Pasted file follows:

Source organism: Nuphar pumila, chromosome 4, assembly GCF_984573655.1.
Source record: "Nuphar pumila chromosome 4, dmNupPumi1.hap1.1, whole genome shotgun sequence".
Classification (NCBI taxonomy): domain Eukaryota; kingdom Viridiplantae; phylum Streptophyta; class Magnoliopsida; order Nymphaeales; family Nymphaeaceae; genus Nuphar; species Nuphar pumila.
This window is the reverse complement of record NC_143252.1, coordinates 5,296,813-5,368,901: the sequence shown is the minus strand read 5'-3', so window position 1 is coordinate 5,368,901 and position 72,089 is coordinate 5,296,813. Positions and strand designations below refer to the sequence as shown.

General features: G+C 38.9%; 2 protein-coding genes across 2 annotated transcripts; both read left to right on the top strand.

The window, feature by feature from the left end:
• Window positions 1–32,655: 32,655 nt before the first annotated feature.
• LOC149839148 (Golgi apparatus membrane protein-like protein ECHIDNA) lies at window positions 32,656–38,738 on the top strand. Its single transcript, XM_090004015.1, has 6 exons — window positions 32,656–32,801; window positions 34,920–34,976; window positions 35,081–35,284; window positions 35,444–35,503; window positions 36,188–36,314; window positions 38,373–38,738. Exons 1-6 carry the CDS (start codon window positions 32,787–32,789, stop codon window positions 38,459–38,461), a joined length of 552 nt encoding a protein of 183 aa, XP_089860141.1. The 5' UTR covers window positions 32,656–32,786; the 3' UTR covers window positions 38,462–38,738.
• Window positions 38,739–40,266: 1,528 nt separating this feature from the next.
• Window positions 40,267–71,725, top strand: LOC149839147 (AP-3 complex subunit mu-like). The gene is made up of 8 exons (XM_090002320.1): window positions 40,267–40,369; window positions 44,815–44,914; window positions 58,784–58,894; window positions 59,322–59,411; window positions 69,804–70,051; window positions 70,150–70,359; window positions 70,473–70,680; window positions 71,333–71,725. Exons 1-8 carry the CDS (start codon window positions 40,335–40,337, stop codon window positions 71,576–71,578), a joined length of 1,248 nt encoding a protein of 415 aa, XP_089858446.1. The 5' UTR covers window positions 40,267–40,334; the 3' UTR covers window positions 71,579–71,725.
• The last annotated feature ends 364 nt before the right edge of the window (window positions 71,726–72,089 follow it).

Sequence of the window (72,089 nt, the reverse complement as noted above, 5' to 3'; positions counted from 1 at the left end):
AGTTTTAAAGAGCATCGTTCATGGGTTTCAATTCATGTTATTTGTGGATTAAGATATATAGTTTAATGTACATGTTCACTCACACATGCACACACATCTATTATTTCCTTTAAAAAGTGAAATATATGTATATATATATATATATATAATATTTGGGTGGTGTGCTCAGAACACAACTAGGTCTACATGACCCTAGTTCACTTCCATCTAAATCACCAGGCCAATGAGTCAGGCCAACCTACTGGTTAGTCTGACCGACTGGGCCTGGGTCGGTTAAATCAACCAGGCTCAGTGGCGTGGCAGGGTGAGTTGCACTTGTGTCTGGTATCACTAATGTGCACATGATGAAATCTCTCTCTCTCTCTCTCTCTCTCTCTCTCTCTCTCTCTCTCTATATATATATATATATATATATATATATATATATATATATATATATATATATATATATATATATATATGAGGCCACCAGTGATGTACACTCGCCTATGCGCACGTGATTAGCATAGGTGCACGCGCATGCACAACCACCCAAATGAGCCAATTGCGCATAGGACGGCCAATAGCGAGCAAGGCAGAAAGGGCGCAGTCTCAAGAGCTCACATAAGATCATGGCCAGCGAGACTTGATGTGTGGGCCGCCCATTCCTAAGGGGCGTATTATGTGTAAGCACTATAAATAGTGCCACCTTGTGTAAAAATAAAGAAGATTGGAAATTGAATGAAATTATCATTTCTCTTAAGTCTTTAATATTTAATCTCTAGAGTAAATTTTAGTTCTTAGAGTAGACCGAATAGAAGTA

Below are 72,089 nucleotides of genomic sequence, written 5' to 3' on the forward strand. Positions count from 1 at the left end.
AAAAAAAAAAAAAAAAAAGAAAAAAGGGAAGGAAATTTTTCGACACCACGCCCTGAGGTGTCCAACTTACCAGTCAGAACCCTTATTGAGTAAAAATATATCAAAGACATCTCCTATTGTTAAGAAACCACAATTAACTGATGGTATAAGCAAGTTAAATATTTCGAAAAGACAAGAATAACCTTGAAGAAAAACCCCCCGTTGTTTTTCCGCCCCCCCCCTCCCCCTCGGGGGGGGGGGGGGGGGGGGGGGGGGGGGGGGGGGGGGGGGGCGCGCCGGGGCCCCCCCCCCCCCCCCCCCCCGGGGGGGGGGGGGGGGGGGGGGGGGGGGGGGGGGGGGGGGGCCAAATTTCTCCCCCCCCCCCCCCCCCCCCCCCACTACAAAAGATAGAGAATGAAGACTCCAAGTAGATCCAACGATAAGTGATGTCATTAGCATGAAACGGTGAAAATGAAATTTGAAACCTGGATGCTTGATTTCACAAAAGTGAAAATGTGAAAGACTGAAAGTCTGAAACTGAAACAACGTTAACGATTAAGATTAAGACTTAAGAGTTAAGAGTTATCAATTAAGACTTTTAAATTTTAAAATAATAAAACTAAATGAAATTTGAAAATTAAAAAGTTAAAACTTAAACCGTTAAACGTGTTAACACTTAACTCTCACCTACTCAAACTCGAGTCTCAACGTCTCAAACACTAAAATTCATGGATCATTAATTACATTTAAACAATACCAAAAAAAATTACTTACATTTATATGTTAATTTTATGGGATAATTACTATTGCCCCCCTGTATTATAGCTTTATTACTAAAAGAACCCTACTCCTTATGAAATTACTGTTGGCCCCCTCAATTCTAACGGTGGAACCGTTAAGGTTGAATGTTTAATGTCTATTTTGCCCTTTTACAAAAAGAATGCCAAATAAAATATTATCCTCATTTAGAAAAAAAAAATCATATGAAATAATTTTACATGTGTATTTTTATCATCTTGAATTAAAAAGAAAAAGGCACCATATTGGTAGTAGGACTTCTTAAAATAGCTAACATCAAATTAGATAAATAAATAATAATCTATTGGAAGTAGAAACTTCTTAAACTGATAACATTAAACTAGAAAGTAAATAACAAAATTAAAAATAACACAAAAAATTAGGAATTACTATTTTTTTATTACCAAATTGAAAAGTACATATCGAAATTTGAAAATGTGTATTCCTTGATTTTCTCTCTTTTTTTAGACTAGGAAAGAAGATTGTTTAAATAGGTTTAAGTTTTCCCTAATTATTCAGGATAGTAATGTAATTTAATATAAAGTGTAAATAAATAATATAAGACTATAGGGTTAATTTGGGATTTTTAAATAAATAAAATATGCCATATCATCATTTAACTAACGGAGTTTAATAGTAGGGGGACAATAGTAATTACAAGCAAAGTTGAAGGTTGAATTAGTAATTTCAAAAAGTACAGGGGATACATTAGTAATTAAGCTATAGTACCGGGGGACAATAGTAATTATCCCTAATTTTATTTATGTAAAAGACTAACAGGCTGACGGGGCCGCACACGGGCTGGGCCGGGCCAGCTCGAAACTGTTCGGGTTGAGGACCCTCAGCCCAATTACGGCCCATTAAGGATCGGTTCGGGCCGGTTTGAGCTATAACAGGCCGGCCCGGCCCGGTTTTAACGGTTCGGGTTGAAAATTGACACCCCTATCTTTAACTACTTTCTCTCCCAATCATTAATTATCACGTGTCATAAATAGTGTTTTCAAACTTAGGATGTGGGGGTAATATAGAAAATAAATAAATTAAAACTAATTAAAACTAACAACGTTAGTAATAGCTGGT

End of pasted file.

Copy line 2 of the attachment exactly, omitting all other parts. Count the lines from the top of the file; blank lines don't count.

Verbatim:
Source record: "Nuphar pumila chromosome 4, dmNupPumi1.hap1.1, whole genome shotgun sequence".